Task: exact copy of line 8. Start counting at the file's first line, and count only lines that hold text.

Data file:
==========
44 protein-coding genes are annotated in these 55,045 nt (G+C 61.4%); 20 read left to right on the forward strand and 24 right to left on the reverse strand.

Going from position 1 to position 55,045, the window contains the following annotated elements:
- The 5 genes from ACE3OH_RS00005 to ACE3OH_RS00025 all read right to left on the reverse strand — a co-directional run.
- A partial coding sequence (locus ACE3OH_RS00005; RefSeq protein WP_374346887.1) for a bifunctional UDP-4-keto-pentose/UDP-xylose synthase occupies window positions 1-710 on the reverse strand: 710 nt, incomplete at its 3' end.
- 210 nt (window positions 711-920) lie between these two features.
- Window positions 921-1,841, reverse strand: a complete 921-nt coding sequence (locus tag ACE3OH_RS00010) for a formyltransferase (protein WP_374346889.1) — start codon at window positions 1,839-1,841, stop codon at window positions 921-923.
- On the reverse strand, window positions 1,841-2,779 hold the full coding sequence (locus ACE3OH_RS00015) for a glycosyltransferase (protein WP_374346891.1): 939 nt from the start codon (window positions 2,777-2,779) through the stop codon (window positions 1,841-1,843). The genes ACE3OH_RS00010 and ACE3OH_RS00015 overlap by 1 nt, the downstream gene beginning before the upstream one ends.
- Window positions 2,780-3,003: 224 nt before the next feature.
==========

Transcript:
- Window positions 2,780-3,003: 224 nt before the next feature.